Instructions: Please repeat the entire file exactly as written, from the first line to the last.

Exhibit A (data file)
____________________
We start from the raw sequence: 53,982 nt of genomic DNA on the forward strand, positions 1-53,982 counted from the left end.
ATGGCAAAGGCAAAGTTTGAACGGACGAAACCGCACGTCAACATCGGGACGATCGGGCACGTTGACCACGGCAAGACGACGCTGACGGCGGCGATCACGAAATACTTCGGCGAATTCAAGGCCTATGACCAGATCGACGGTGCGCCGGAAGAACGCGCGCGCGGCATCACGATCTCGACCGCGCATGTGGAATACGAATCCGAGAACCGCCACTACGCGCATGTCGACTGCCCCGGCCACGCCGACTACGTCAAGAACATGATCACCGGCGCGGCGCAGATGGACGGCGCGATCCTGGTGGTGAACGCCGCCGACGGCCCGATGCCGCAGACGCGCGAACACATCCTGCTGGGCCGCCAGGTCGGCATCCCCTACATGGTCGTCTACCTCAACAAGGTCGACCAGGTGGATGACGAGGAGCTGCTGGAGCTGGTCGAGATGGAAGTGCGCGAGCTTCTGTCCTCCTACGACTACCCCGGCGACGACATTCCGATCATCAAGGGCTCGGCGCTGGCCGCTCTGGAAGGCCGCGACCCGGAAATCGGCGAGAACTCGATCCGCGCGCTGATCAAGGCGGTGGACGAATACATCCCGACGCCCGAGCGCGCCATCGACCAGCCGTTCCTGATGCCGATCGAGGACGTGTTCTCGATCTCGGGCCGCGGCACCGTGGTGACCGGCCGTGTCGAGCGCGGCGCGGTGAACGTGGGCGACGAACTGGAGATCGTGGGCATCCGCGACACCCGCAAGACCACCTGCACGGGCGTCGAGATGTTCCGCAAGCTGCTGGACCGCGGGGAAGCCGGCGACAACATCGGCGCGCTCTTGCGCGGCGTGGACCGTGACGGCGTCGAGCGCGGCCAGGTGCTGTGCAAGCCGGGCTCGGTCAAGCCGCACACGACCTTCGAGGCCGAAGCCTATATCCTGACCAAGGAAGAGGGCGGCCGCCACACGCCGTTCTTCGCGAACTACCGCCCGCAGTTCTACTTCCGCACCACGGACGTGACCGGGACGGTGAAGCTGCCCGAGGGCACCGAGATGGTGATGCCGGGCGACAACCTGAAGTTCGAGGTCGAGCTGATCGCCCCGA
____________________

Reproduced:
We start from the raw sequence: 53,982 nt of genomic DNA on the forward strand, positions 1-53,982 counted from the left end.
ATGGCAAAGGCAAAGTTTGAACGGACGAAACCGCACGTCAACATCGGGACGATCGGGCACGTTGACCACGGCAAGACGACGCTGACGGCGGCGATCACGAAATACTTCGGCGAATTCAAGGCCTATGACCAGATCGACGGTGCGCCGGAAGAACGCGCGCGCGGCATCACGATCTCGACCGCGCATGTGGAATACGAATCCGAGAACCGCCACTACGCGCATGTCGACTGCCCCGGCCACGCCGACTACGTCAAGAACATGATCACCGGCGCGGCGCAGATGGACGGCGCGATCCTGGTGGTGAACGCCGCCGACGGCCCGATGCCGCAGACGCGCGAACACATCCTGCTGGGCCGCCAGGTCGGCATCCCCTACATGGTCGTCTACCTCAACAAGGTCGACCAGGTGGATGACGAGGAGCTGCTGGAGCTGGTCGAGATGGAAGTGCGCGAGCTTCTGTCCTCCTACGACTACCCCGGCGACGACATTCCGATCATCAAGGGCTCGGCGCTGGCCGCTCTGGAAGGCCGCGACCCGGAAATCGGCGAGAACTCGATCCGCGCGCTGATCAAGGCGGTGGACGAATACATCCCGACGCCCGAGCGCGCCATCGACCAGCCGTTCCTGATGCCGATCGAGGACGTGTTCTCGATCTCGGGCCGCGGCACCGTGGTGACCGGCCGTGTCGAGCGCGGCGCGGTGAACGTGGGCGACGAACTGGAGATCGTGGGCATCCGCGACACCCGCAAGACCACCTGCACGGGCGTCGAGATGTTCCGCAAGCTGCTGGACCGCGGGGAAGCCGGCGACAACATCGGCGCGCTCTTGCGCGGCGTGGACCGTGACGGCGTCGAGCGCGGCCAGGTGCTGTGCAAGCCGGGCTCGGTCAAGCCGCACACGACCTTCGAGGCCGAAGCCTATATCCTGACCAAGGAAGAGGGCGGCCGCCACACGCCGTTCTTCGCGAACTACCGCCCGCAGTTCTACTTCCGCACCACGGACGTGACCGGGACGGTGAAGCTGCCCGAGGGCACCGAGATGGTGATGCCGGGCGACAACCTGAAGTTCGAGGTCGAGCTGATCGCCCCGA